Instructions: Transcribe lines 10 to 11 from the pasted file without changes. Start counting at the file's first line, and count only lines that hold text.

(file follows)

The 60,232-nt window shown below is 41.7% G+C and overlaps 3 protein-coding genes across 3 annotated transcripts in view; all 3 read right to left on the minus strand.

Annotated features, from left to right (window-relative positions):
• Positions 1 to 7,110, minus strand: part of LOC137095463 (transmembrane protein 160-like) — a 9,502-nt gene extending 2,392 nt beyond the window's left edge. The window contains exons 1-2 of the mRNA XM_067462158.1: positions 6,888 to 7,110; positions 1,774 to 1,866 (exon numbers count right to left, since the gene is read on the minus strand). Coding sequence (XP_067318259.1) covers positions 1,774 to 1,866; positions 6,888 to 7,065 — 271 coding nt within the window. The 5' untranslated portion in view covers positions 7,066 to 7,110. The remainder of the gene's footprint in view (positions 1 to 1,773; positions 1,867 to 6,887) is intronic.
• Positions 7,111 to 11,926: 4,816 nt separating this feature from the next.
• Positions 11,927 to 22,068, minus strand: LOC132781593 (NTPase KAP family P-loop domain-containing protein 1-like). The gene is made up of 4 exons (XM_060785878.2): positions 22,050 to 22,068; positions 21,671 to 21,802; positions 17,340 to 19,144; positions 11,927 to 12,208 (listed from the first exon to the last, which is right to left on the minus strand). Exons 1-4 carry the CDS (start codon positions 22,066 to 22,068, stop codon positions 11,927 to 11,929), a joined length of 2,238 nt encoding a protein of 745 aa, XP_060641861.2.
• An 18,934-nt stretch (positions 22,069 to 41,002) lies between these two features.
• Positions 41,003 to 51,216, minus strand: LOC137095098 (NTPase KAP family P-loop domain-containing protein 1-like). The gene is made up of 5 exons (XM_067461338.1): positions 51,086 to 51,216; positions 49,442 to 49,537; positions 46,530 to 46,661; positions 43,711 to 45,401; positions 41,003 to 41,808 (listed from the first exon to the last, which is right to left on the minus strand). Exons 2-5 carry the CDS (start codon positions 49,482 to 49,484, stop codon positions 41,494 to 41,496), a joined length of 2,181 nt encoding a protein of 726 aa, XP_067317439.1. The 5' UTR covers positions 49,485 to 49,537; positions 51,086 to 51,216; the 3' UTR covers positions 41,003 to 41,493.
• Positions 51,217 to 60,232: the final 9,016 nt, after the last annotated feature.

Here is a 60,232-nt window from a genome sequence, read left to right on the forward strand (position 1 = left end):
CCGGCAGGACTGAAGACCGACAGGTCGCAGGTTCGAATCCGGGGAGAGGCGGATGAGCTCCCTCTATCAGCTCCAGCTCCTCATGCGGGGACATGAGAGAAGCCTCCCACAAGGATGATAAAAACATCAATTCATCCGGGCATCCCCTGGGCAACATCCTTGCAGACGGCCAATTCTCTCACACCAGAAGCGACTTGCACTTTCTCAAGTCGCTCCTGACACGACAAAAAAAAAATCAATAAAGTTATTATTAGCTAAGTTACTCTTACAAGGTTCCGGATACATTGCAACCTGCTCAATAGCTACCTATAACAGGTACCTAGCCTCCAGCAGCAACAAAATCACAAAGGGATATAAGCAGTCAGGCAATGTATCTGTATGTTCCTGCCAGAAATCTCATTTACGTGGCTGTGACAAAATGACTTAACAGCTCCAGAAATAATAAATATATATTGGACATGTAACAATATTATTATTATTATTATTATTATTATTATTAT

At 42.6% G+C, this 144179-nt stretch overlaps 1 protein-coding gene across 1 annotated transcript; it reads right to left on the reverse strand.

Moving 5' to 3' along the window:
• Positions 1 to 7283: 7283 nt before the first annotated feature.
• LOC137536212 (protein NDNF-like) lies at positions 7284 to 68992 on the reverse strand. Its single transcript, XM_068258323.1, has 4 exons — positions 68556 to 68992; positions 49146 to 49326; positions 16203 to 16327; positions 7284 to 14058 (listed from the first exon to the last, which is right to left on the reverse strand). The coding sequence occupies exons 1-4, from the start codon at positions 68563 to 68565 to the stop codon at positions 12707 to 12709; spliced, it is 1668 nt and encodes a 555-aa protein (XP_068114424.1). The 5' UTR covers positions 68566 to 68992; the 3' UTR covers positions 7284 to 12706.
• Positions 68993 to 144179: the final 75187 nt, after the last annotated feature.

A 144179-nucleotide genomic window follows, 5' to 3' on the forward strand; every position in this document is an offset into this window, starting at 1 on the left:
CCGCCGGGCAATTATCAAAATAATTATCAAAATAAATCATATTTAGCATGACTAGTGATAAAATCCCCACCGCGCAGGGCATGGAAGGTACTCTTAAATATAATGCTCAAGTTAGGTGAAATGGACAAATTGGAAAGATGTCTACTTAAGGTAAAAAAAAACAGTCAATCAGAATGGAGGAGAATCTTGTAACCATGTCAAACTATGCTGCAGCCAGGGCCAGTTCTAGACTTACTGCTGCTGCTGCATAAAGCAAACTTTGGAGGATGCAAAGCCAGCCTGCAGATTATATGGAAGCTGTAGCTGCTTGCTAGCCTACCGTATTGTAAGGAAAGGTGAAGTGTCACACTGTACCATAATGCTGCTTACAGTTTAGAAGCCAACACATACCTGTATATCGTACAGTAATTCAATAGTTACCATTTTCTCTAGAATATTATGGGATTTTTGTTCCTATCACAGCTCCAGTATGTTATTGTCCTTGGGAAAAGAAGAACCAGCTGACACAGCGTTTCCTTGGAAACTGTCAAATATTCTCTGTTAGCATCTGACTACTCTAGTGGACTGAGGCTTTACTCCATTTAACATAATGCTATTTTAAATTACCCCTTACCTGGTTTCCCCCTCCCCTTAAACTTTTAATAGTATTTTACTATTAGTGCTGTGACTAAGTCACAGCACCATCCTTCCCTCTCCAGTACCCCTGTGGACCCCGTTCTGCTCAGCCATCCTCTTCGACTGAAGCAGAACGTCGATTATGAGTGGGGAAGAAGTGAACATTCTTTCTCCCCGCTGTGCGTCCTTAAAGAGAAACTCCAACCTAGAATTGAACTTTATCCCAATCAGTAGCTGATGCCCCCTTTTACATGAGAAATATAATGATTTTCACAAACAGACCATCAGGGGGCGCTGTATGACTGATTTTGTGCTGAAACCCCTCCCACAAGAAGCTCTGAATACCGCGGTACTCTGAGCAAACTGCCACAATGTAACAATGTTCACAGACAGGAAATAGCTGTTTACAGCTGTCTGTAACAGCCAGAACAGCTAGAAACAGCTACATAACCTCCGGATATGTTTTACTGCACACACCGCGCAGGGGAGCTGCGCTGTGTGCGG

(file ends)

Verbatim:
CCGGCAGGACTGAAGACCGACAGGTCGCAGGTTCGAATCCGGGGAGAGGCGGATGAGCTCCCTCTATCAGCTCCAGCTCCTCATGCGGGGACATGAGAGAAGCCTCCCACAAGGATGATAAAAACATCAATTCATCCGGGCATCCCCTGGGCAACATCCTTGCAGACGGCCAATTCTCTCACACCAGAAGCGACTTGCACTTTCTCAAGTCGCTCCTGACACGACAAAAAAAAAATCAATAAAGTTATTATTAGCTAAGTTACTCTTACAAGGTTCCGGATACATTGCAACCTGCTCAATAGCTACCTATAACAGGTACCTAGCCTCCAGCAGCAACAAAATCACAAAGGGATATAAGCAGTCAGGCAATGTATCTGTATGTTCCTGCCAGAAATCTCATTTACGTGGCTGTGACAAAATGACTTAACAGCTCCAGAAATAATAAATATATATTGGACATGTAACAATATTATTATTATTATTATTATTATTATTATTAT

At 42.6% G+C, this 144179-nt stretch overlaps 1 protein-coding gene across 1 annotated transcript; it reads right to left on the reverse strand.